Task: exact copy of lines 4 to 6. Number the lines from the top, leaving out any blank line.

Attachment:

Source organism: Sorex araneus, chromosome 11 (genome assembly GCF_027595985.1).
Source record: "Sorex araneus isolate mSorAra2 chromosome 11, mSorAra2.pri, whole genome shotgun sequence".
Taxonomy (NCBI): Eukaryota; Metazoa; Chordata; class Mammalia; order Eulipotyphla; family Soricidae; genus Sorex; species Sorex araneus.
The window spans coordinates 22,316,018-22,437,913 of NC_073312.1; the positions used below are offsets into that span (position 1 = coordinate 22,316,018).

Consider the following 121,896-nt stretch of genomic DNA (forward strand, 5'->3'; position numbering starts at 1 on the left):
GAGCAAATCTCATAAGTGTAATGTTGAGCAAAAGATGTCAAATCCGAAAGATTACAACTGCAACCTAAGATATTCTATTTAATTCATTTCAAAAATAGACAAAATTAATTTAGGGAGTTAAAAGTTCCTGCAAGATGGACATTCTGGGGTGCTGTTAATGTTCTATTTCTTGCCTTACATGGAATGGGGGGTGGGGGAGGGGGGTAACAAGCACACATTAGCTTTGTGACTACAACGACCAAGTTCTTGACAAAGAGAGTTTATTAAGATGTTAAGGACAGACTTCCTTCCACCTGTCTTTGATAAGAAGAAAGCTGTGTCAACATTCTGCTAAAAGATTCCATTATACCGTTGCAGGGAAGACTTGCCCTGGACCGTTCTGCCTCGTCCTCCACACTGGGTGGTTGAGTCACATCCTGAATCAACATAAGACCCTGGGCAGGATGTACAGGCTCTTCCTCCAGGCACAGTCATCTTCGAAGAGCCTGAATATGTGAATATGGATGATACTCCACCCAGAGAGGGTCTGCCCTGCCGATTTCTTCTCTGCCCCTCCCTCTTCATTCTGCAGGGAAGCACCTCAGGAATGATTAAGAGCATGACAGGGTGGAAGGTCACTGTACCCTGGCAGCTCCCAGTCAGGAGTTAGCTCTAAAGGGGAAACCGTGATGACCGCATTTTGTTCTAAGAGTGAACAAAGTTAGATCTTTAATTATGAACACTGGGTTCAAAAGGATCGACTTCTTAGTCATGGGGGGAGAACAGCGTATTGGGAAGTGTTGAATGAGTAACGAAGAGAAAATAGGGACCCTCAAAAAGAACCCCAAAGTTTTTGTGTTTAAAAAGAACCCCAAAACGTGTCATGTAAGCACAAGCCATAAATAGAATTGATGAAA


The window spans coordinates 22,316,018-22,437,913 of NC_073312.1; the positions used below are offsets into that span (position 1 = coordinate 22,316,018).

Consider the following 121,896-nt stretch of genomic DNA (forward strand, 5'->3'; position numbering starts at 1 on the left):
GAGCAAATCTCATAAGTGTAATGTTGAGCAAAAGATGTCAAATCCGAAAGATTACAACTGCAACCTAAGATATTCTATTTAATTCATTTCAAAAATAGACAAAATTAATTTAGGGAGTTAAAAGTTCCTGCAAGATGGACATTCTGGGGTGCTGTTAATGTTCTATTTCTTGCCTTACATGGAATGGGGGGTGGGGGAGGGGGGTAACAAGCACACATTAGCTTTGTGACTACAACGACCAAGTTCTTGACAAAGAGAGTTTATTAAGATGTTAAGGACAGACTTCCTTCCACCTGTCTTTGATAAGAAGAAAGCTGTGTCAACATTCTGCTAAAAGATTCCATTATACCGTTGCAGGGAAGACTTGCCCTGGACCGTTCTGCCTCGTCCTCCACACTGGGTGGTTGAGTCACATCCTGAATCAACATAAGACCCTGGGCAGGATGTACAGGCTCTTCCTCCAGGCACAGTCATCTTCGAAGAGCCTGAATATGTGAATATGGATGATACTCCACCCAGAGAGGGTCTGCCCTGCCGATTTCTTCTCTGCCCCTCCCTCTTCATTCTGCAGGGAAGCACCTCAGGAATGATTAAGAGCATGACAGGGTGGAAGGTCACTGTACCCTGGCAGCTCCCAGTCAGGAGTTAGCTCTAAAGGGGAAACCGTGATGACCGCATTTTGTTCTAAGAGTGAACAAAGTTAGATCTTTAATTATGAACACTGGGTTCAAAAGGATCGACTTCTTAGTCATGGGGGGAGAACAGCGTATTGGGAAGTGTTGAATGAGTAACGAAGAGAAAATAGGGACCCTCAAAAAGAACCCCAAAGTTTTTGTGTTTAAAAAGAACCCCAAAACGTGTCATGTAAGCACAAGCCATAAATAGAATTGATGAAA